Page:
Deconstructing the SSN
As a result of the June 1936 decision, the current SSN is composed of three parts:
The first three digits are the area number
The next two digits are the group number
The final four digits are the serial number
The 3-digit area number is assigned by geographic region. In 1936 the Social Security Board planned eventually to use area numbers to redistribute work to its 12 regional centers to serve workers in those areas. One or more area numbers were allocated to each state based on the anticipated number of SSN issuances in the state.3 Prior to 1972, the numbers were issued to local offices for assignment to individuals; it was thought this would capture information about the worker's residence. So, until 1972, the area number represented the state in which the card was issued. (Barron and Bamberger 1982, 29).
Generally, area numbers were assigned in ascending order beginning in the northeast and then moving westward. For the most part, people on the east coast have the lowest area numbers and those on the west coast have the highest area numbers. However, area numbers did not always reflect the worker's residence. During the initial registration in 1936 and 1937, businesses with branches throughout the country had employees return their SS-5 Application for Account Number to their national headquarters, so these SSNs carried the area number where the headquarters were located. As a result, the area numbers assigned to big cities, such as New York, Philadelphia, Boston, and Chicago, were used for workers in many other parts of the country (McKinley and Frase 1970, 373). Also, a worker could apply in person for a card in any Social Security office, and the area number would reflect that office's location, regardless of the worker's residence.
Since 1972, when SSA began assigning SSNs and issuing cards centrally from Baltimore, MD, the area number has been assigned based on the ZIP code of the mailing address provided on the application for the original Social Security card. The applicant's mailing address may not be the same as the place of residence.
Some exceptions to the general east-to-west, ascending-order area numbering scheme exist:
Sequence 700 through 728 was assigned to railroad workers until July 1963.
586 was divided among American Samoa, Guam, the Philippines, Americans employed abroad by American employers and, from 1975 to 1979, Indochinese refugees.
580 was assigned to Puerto Rico and the U.S. Virgin Islands; sequences 581 through 584 and 596 through 599 were also assigned to Puerto Rico.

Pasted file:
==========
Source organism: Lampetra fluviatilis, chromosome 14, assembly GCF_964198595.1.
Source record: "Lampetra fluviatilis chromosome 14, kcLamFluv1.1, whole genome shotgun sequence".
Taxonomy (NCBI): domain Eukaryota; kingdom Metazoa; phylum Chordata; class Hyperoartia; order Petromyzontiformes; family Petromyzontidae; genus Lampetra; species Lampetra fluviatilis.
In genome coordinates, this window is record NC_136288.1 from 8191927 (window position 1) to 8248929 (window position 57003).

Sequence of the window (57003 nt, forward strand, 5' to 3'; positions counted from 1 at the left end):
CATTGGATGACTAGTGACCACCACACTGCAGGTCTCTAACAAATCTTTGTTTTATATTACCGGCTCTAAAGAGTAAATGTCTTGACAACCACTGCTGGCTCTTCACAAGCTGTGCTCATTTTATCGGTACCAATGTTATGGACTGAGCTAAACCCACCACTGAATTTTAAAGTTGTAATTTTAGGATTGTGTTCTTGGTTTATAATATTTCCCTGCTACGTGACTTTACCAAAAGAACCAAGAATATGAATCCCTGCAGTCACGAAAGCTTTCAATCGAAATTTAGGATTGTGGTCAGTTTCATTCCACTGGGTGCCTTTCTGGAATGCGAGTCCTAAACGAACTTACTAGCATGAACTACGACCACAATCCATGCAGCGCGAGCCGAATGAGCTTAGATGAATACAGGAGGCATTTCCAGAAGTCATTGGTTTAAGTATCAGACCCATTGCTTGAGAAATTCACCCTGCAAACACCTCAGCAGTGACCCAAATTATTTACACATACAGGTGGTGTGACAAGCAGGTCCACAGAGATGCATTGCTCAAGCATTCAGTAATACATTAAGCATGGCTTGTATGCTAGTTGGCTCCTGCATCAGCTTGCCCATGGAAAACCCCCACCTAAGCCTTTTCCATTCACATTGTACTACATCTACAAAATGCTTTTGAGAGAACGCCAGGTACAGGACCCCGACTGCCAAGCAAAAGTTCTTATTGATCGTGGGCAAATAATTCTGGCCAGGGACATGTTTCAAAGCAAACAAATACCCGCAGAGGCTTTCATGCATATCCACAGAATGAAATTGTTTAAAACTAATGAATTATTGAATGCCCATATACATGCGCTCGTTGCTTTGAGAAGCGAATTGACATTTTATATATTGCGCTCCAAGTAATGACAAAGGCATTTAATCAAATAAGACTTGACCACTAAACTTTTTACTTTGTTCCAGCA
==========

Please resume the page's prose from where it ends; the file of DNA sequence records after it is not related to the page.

Sequence 577 through 579 was assigned to the District of Columbia.
Sequences 587 through 588 and 589 through 595 were assigned to Mississippi and Florida, respectively, for use after those states exhausted their initial area number allotments.
Sequence 729 through 733 has been allocated to the Department of Homeland Security (DHS) for SSNs issued through the Enumeration at Entry (EaE) program, described below.
No SSNs with an area number in the 800s or 900s, or with a 000 area number, have been assigned.
No SSNs with an area number of 666 have been or will be assigned.
SSA has many years' worth of potential SSNs available for future assignment. However, because of population shifts, SSA now faces an imbalance in the geographic allocation of area numbers. Some states have a current allocation of SSNs that will last for many years, while others have a pending shortage. As a result, given present rates of assignment and existing geographic allocations, several states currently have fewer than 10 years' worth of SSNs available for assignment.
In a July 3, 2007, Federal Register notice, SSA solicited public comment on a proposal to change the way SSNs are assigned (SSA 2007b). Under this proposal, SSA would randomly assign SSNs from the remaining pool of available numbers, and the first three digits would no longer have any geographic significance. SSA contends that doing so would ensure a reliable supply of SSNs for years to come, and would also reduce opportunities for identity theft and SSN fraud and misuse. SSA plans additional discussion with other government entities and the private sector before implementing any change.
The group number (the fourth and fifth digits of the SSN) was initially determined by the procedure of issuing numbers in groups of 10,000 to post offices for assignment on behalf of the Social Security Board's Bureau of Old-Age Benefits. The group numbers range from 01 to 99 (00 is not used), but for administrative reasons, they are not assigned consecutively. Within each area number allocated to a state, the sequence of group number assignments begins with the odd-numbered group numbers from 01 to 09, followed by even group numbers 10 through 98, then even numbers 02 through 08, and finally odd numbers 11 through 99.4
The last four digits of the SSN are the serial number. The serial number represents a straight numerical series of numbers from 0001–9999 within each group. Serial number 0000 is not assigned.